Occasionally while doing a study on some subject related to criminal justice history, I’ll find some hint in the old records related to a long forgotten, undocumented fallen police officer. When that happens, I pick up the evidentiary traces and follow the trail back through the old sources, to make sure the officer’s ultimate sacrifice isn’t forgotten in the mist of time.
Over the decades, I have found officers in Wilmington, Clayton, and Crisfield who fell in the line of duty, but were never listed on national, state, or local memorials or remembered in their community. Usually when the tragic occurrence is pointed out and the facts around the incident have been sorted out, an officer or retiree from the department picks it up from there, making sure that the individual’s ultimate sacrifice is honored and recognized by the agency and the community the officer served.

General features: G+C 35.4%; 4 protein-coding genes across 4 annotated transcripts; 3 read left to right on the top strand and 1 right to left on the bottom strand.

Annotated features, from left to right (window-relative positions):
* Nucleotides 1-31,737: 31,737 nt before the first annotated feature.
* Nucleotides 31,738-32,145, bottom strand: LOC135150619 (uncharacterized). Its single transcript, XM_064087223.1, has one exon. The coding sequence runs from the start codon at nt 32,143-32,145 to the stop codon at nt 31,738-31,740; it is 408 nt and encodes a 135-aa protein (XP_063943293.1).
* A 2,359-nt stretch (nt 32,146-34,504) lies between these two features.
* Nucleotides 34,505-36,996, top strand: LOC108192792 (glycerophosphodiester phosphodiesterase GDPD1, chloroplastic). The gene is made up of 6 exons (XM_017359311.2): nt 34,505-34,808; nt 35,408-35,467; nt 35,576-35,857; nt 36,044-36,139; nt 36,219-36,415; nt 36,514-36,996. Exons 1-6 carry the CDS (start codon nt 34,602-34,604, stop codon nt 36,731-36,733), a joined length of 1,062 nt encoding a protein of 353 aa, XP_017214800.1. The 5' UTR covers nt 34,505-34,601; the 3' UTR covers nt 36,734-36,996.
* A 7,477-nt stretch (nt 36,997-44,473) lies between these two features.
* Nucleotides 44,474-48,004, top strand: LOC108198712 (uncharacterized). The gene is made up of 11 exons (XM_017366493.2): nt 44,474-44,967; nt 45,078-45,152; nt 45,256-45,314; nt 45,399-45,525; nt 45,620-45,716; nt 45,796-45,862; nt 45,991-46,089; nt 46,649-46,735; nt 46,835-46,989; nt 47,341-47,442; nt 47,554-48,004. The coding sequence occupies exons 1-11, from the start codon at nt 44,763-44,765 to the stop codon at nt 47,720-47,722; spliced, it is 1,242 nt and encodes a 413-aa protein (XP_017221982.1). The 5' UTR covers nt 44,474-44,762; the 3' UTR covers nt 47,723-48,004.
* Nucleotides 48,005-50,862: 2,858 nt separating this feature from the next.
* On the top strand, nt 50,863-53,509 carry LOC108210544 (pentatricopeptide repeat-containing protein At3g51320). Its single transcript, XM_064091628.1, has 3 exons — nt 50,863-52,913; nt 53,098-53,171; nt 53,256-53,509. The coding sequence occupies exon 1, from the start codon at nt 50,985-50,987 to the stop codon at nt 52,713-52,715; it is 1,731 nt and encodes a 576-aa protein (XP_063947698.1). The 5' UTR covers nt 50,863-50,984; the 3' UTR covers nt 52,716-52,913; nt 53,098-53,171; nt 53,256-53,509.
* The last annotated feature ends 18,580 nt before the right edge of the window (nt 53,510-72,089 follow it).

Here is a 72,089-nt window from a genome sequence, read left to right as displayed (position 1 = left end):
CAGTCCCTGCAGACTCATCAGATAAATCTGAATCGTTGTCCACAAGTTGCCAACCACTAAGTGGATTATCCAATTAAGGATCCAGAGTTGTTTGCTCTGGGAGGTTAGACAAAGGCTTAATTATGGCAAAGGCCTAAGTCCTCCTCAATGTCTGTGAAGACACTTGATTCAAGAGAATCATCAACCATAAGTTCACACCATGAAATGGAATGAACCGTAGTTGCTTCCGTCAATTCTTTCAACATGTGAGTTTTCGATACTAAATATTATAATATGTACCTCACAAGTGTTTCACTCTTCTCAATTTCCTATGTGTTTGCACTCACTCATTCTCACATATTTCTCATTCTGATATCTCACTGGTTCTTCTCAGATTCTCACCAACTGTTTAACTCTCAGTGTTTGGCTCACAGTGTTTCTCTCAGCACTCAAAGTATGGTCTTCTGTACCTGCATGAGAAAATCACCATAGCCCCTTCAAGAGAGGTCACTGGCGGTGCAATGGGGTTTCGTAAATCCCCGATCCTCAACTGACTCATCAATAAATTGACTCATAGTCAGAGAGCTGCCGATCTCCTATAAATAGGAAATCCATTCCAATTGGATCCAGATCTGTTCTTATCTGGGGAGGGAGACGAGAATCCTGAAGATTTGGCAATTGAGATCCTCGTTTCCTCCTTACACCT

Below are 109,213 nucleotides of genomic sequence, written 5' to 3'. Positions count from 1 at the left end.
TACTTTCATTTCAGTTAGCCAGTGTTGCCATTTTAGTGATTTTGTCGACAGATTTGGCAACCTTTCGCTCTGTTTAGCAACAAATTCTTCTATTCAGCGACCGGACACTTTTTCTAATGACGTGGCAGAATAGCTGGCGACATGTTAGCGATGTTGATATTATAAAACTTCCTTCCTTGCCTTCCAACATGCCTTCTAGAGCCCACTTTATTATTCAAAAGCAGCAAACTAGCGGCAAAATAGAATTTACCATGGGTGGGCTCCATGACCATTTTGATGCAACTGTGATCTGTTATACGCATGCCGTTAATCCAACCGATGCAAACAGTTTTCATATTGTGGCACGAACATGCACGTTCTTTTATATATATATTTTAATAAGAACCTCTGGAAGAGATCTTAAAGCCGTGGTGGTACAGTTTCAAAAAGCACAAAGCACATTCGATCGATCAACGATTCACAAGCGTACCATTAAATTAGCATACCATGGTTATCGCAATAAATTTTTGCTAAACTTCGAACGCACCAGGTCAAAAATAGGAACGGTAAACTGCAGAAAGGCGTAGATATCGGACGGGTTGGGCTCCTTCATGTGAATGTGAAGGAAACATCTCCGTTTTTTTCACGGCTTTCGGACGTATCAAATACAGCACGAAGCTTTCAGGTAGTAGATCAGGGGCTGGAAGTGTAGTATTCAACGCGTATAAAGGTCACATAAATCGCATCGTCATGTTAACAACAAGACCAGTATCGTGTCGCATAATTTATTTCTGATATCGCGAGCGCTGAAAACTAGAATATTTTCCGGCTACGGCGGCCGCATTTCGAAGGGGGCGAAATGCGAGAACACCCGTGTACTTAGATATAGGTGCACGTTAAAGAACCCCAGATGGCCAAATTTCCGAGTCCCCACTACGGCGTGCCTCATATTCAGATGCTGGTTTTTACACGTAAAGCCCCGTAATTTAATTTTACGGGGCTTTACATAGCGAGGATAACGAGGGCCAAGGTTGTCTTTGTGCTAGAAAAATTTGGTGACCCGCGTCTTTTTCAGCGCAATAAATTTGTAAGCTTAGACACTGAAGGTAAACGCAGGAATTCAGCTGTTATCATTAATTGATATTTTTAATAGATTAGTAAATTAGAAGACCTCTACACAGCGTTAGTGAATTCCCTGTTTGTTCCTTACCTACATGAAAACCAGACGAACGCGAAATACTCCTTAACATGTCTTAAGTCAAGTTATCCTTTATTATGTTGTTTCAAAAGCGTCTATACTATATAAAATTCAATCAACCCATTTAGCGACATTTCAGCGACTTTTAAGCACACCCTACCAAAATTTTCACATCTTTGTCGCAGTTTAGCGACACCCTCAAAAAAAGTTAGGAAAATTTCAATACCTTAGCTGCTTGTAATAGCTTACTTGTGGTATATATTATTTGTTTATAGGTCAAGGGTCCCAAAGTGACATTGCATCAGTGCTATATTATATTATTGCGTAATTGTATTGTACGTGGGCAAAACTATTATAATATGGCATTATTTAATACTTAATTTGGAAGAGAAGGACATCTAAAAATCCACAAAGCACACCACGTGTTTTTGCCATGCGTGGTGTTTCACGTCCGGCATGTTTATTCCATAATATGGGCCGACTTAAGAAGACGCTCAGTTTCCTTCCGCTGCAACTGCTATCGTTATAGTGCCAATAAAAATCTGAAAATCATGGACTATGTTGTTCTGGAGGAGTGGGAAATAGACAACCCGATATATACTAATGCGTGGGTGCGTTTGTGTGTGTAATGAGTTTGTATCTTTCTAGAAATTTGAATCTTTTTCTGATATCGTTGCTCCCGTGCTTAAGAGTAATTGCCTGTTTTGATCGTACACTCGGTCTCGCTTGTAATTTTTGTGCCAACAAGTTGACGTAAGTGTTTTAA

Right now a Wilmington Police Department retiree is working to get Officer Charles Schultz listed on the official record. The patrolman gave his life while serving the citizens of Wilmington more than a century ago. The tragic death in 1891 caused a sensation at the time but once he was lowered into his grave memory faded as generations passed and the lawman was largely forgotten except for headlines in old yellowing newspapers at the Delaware Public Archives.
It’s important not to forget those who gave everything to the communities they served. So it is good to see them finally honored and remembered, as their names are formally added to the department’s roll and etched on the memorials. Now it’s going to happen in Wilmington as this retired officer takes on that task.